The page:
SPLA Automation

If you want to run your SPLA business efficiently, SPLA automation is needed for several key reasons, such as Reducing time spend. Optimizing license cost, Optimize end customer invoicing and Improving Compliance status.

What is SPLA automation?

At the core SPLA automation includes:

  • Automated inventory collection, from multiple data sources, to establish the data foundation needed,
  • Complex license calculations, finding the most optimal licensing option across versions, editions, etc. and deliver an accurate draft for ordering.

But in addition to this, it should also include:

  • Support for end customer invoicing
  • Documentation for Audit purposes

Automated inventory

Extracting inventory data is not rocket science, still there are a few aspects you consider in relation to the automation processes, like:

  • Can you monitor your environment to ensure new installations or user access can be detected and managed within the reporting month? (“You can’t manage what you don’t know”)
  • Can you keep track of changes during the reporting month? A snapshot at the beginning and end of a reporting month is not enough to ensure correct licensing – or compliance.

Complex license calculations

License rules are not always easy to understand, especially if licensing in general is not “your cup of tea”. The rules may be changing from time to time as the manufacturer finds new ways to increase their revenue, including new or changed license metrics, included license metrics, etc.

The term: “Highest watermark” is a bit different under SPLA, than with traditional licensing, as the Highest watermark e.g.  must be counted, not by the highest number of users during a period, but by on the highest number of individual users with access during the reporting month.

Licensing calculations can only be truly automated with the knowledge of current license rules and continued updates the these being implemented.

Keeping updated requires dedication, interest and time, which is not always present at service providers, making home-grown automation very difficult.

In addition to this you need to be in control of what products are being licensed under SPLA, and which are not.

You need to track Proof of Concept for customers, exclude server installations covered by License Mobility and keep continuous track of these entitlements in relations to required licenses, to mention a few.

Adding SAL for SA will increase complexity as you should report (and Invoice) based on actual access and not the number of SAL for SA entitlements, taking mixed licensing with SAL for SA and regular SALs in to considerations.

Common pitfalls in relation to reporting

Even when you have automated and accurate inventory to perform the sometimes complex license calculations, you still need to take specific license rules into considerations, such as, but not limited to:

  • Reporting only one 2 core pack when you are required to report a minimum of 4 cores
  • Miss combination of Windows and SQL
  • Reporting Office without RDS
  • Reporting SharePoint without SQL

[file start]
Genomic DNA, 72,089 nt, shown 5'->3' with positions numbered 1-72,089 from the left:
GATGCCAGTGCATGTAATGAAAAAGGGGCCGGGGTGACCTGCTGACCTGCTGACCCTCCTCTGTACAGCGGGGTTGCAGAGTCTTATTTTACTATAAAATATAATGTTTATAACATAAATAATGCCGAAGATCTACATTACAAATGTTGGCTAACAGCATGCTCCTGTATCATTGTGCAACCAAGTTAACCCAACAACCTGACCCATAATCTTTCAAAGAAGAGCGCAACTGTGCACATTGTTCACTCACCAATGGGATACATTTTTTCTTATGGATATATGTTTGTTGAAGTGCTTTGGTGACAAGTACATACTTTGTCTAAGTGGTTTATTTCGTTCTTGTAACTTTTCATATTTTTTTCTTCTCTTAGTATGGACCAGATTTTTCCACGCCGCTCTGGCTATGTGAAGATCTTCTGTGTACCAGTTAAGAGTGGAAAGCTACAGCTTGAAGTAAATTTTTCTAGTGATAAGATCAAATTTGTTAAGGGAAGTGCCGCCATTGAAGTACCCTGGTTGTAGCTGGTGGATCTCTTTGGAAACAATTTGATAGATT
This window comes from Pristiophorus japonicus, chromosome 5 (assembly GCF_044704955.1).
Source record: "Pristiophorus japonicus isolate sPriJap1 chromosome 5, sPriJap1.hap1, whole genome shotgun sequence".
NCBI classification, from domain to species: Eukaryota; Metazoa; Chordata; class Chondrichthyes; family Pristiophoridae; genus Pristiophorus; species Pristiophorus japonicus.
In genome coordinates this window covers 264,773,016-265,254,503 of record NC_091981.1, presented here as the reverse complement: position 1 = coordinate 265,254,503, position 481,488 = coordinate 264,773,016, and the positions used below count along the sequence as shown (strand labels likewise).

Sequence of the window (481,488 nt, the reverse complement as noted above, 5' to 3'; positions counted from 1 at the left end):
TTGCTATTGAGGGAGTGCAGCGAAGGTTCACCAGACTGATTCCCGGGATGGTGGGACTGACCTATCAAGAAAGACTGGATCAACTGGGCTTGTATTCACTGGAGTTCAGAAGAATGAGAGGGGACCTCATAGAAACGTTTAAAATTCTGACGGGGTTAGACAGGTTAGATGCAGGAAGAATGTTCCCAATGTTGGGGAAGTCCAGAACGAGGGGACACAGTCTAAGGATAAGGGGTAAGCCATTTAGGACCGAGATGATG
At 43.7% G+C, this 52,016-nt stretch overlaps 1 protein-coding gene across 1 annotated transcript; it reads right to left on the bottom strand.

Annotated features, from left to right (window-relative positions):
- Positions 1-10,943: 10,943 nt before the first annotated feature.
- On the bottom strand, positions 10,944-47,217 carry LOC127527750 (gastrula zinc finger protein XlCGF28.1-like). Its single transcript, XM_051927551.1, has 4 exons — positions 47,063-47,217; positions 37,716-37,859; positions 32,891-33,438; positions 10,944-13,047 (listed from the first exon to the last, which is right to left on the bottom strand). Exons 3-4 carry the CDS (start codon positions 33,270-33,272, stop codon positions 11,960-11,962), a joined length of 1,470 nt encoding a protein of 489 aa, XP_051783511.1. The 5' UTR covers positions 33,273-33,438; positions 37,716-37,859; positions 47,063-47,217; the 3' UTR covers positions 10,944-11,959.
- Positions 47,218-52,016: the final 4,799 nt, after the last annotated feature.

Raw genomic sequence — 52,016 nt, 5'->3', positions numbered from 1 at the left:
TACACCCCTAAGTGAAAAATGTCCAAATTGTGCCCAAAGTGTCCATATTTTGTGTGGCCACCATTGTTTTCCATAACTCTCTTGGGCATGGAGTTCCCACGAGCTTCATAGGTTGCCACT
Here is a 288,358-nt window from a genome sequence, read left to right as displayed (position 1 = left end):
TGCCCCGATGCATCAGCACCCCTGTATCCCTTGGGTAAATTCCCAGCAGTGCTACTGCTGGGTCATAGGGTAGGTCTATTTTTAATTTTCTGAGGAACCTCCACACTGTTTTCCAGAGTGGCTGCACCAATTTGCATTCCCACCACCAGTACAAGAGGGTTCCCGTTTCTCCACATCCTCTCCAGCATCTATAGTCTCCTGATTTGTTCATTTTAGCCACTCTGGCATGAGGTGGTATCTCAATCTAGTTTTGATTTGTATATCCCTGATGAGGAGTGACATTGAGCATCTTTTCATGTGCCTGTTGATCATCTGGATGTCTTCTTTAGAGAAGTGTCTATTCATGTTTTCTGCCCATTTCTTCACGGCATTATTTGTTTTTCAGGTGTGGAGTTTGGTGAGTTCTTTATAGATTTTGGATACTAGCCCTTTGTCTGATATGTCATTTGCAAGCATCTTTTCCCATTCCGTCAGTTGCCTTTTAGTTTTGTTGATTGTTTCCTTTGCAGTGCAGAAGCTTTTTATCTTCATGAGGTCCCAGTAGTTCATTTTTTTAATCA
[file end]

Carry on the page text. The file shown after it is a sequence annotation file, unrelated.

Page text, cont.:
• Reporting SharePoint Enterprise without reporting Standard
 

In addition to this you need to be in control of what products are being licensed under SPLA, and which are not.

You need to track Proof of Concept for customers, exclude server installations covered by License Mobility and keep continuous track of these entitlements in relations to required licenses, to mention a few.

Adding SAL for SA will increase complexity as you should report (and Invoice) based on actual access and not the number of SAL for SA entitlements, taking mixed licensing with SAL for SA and regular SALs in to considerations.

End customer invoicing

This may not be a core feature of a SPLA reporting tool, but this is more often than one should expect, a topic that can be improved.

When inventory is more than a snapshot twice a month and the inventory baseline, the previous reporting month is concluded, the changes related to licensing, can be used to improve the accuracy of end customer invoicing.

To be able to automate support for end customer invoicing you need to have the inventory data sorted on a per customer basis, in relation to deployments and access. As customers are not static, keeping track of changes becomes vital for accurate invoicing, which again also ties into the highest watermark mentioned above.

A report, showing if changes on an end customer has occurred delivers a fast and efficient overview on which customer(s) needs attention in relation to invoicing for the reporting month, so proper actions can be taken.

Documentation for audit purposes

Unless you are able to reject an auditor’s claim, an audit can be quite expensive as auditors often seem to make assumptions that favor Microsoft at the expense of the service provider.

Documentation is the best, and often the only, defense in relation to an audit as “He who holds the best arguments, often wins the discussion”.

Linear calculations, like: “The auditor is applying the logic of that the ESX hosts we have today were the same for the past three years”. (Needless to say that is not the case) or assumptions like: “Based on these sample data we can extrapolate your license needs to be…” are not unusual, but without proper documentation it can be difficult to argue against.

By automating inventory, keeping track of changes during the reporting month, describing how licenses were calculated and saving this in a format which cannot be tampered with, you will have the data needed for the documentation you need for an audit.

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